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IN THE NEWS, PLUS THE LATEST EVENTS

DOWNTOWN HARTFORD

THE BARNES & NOBLE/UCONN BOOKSTORE

 

A RETURN TO CONNECTICUT

 

Please pencil in a couple of dates:

 

RIVER READS, Wednesday, August 15, 2018, at noon.

155 Mortensen Riverfront Plaza, alongside the Connecticut River

300 Columbus Boulevard.*

Hartford, CT

 

I will be taking part in a weekly 8-part lunchtime read-aloud series, RIVER READS, brought to you by a Great American Reads grant bestowed upon one of my most favorite places world-wide, the Hartford Public Library. After the reading, you can take a stroll across Connecticut River via the Founders Bridge Promenade. The views are breath-taking.

 

This event is in conjunction with Riverfront Recapture and is happening now, every Wednesday, through August. The readings are family friendly, so bring lunch and don't forget the juice boxes. I look forwarding to reading to you.

 

ps. There is inviting, comfy seating, but bring a blanket if you want to sprawl.

 

*And in an earlier post, I mistakenly gave the address for River Reads: It's not at Founders Plaza in East Hartford! But after my reading, you can cross Founders Bridge anyway, and gaze upon the Hartford skyline from the other side of the river. So worth the jaunt.

 

 

ON SATURDAY, SEPTEMBER 22, 2018, 2 PM: DOWNTOWN HARTFORD

The Barnes & Noble/UCONN Bookstore

18 Front Street

Hartford, CT 06103

(860)263-2260

 

I will be reading/discussing/chatting about how the city of Hartford influenced my writing, specifically, two books, GIRLS OF TENDER AGE: A Memoir, and the Hartford circus fire novel, MASTERS OF ILLUSION. I'm thinking of this visit to Hartford, where I was born and raised, as a "Return to Front Street," where you headed every Saturday to buy canned tomatoes imported from Italy to make your Sunday dinner sauce.

 

I look forward to meeting book lovers, making new friends, and checking in with old buddies from Charter Oak Terrace, Mary M. Hooker Elementary School, Moylan Junior High, Hartford Public High School (I'm talkin' to you, Majorettes!), CCSU, St. Lawrence O'Toole's Church, and most especially, sharing memories of Elmwood (The Luna Club!), Francis Avenue, and Chalker Beach with my Tirone/Deslauriers cousins.

 

Can't wait to visit the B&N/UCONN BOOKSTORE for the first time. See you there.

 

  

AND JUST SO YOU KNOW: Rachel Rice, Media Director at Berlin High School, has invited me to speak to several classes come September. The students are studying the memoir form, and I will be their go-to memoirist. I love high school kids for so many reasons, including the provocative questions they fire at you.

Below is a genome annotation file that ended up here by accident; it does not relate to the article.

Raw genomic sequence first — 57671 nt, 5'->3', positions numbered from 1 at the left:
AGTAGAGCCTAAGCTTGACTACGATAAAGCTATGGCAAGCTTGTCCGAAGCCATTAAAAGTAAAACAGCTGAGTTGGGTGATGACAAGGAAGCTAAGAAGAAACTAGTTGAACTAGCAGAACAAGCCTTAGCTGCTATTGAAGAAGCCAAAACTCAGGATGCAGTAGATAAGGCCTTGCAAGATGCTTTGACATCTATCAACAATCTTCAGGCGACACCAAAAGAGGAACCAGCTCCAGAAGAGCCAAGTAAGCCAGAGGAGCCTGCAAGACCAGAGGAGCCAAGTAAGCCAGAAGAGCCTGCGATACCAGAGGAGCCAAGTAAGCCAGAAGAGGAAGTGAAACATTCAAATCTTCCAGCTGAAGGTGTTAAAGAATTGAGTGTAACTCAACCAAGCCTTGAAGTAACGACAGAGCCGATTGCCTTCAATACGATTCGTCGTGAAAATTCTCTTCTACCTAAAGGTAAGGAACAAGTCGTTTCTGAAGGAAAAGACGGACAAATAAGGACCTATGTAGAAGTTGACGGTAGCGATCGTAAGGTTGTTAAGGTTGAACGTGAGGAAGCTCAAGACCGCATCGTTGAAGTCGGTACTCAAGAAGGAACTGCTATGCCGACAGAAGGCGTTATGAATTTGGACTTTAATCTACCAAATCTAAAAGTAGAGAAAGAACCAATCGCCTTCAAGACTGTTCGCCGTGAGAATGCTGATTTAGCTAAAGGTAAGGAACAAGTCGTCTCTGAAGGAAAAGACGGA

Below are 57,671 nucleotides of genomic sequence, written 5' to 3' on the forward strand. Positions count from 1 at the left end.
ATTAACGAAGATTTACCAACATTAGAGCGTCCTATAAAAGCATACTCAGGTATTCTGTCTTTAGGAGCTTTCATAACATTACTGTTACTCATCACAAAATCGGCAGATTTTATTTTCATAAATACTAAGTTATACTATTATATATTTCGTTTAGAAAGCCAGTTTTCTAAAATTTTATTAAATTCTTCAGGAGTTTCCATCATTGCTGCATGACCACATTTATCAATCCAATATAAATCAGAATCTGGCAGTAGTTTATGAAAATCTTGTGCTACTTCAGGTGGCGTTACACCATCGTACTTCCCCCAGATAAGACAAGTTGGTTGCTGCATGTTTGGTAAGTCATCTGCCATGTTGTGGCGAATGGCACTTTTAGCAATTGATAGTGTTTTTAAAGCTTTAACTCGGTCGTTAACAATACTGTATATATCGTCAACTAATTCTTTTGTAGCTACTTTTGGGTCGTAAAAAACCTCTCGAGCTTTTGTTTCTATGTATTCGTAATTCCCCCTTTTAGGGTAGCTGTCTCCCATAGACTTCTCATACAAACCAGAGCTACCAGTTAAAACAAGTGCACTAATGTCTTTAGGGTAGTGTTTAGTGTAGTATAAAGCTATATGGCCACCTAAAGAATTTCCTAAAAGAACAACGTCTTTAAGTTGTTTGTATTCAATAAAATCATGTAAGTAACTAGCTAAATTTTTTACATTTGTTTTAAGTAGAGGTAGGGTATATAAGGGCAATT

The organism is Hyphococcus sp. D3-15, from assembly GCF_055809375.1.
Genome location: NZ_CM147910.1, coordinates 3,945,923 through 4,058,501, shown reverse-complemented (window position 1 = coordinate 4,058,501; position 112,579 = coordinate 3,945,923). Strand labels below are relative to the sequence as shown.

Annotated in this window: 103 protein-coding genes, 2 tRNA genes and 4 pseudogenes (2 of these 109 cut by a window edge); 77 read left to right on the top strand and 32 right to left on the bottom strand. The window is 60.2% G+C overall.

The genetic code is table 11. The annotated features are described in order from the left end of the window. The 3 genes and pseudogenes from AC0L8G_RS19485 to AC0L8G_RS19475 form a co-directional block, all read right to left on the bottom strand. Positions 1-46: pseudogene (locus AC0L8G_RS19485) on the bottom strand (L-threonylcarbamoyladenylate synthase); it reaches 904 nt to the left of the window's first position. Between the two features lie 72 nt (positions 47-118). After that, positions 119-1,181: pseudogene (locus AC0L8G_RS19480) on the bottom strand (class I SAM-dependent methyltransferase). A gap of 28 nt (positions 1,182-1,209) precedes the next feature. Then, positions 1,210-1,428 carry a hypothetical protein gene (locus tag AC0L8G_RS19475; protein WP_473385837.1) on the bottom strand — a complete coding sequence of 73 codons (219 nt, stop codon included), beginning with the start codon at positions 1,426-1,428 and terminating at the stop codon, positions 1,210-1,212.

I'M COMING, REDCOATS!

 

And a magazine interview:

 

PEACE CORPS WORLDWIDE

 

An online magazine featuring interviews, reviews of books by writers who once served as Peace Corps Volunteers; and articles demonstrating the life-long impact of Peace Corps service. 


April 15, 2018 "How She Got Published": Mary-Ann Tirone Smith (Cameroon)

                                                                                                    --An Interview with John Coyne.
 

To read Chapter 1 and 2 of Mary-Ann Tirone Smith's (Cameroon 1965-67) new memoir, First, You Get Pissed, go to her home page www.mary-anntironesmith.com. Consecutive chapters will appear weekly, every Sunday, along with a link to the previous chapters. Comments are welcome by Mary-Ann and might even evolve into a new spin on a book discussion group.

 

Mary-Ann's second novel, Lament For A Silver-Eyed Woman, published in 1987, was the first novel written by a former Peace Corps volunteer, centered on service in Cameroon, set on the side of an active volcano, rising 13,000 feet above the equatorial sea.

 

Back in 2012 I asked Mary-Ann how she first got published and she told me —

 

When I finished my second novel,  The Book of Phoebe (the first was really bad), I could not get an agent because I hadn't been published, and of course, I couldn't get published because I didn't have an agent.  Catch-22.

 

Then I read an interview in my local paper with a writer who mentioned that her editor was Kate Medina at Doubleday. I wrote a letter as compelling as I could make it to Medina saying I'd written a novel but couldn't find an agent and mentioned the interview I'd read and asked if she'd read my novel. I heard back from her assistant, Anne Hukill, who asked me to send it to her.  I did.  She loved it.  She asked her colleague Adrian Zackheim to read it and he loved it, too.  [ed. note: Adrian went on to edit Equator, a great travel book written by Thurston Clarke (Tunisia 1968).]

 

Anne was then instructed by Medina to get all 12 senior editors at Doubleday to read my manuscript and give it the OK. One of the twelve was Jacqueline Kennedy Onassis. When I was offered the contract nine month laters, with  imprimaturs from all 12, I told Anne how I'd fantasized that Jackie had my manuscript on her bedside table. She said to me, "I'll never forget when Mrs. Onassis came into my office with your manuscript.  She plopped it down on my desk and said, 'This writer made me laugh until I cried.  Let's buy it.'"

 

That is how Mary-Ann Tirone Smith first got published. She says, "To have made JFK's widow laugh was all I could ever ask for."

 

The Book of Phoebe  and Lament for a Silver-Eyed Woman will be be available in new editions later this year through the Authors Guild "Back in Print" imprint, in conjunction with The Independent Publishers Group.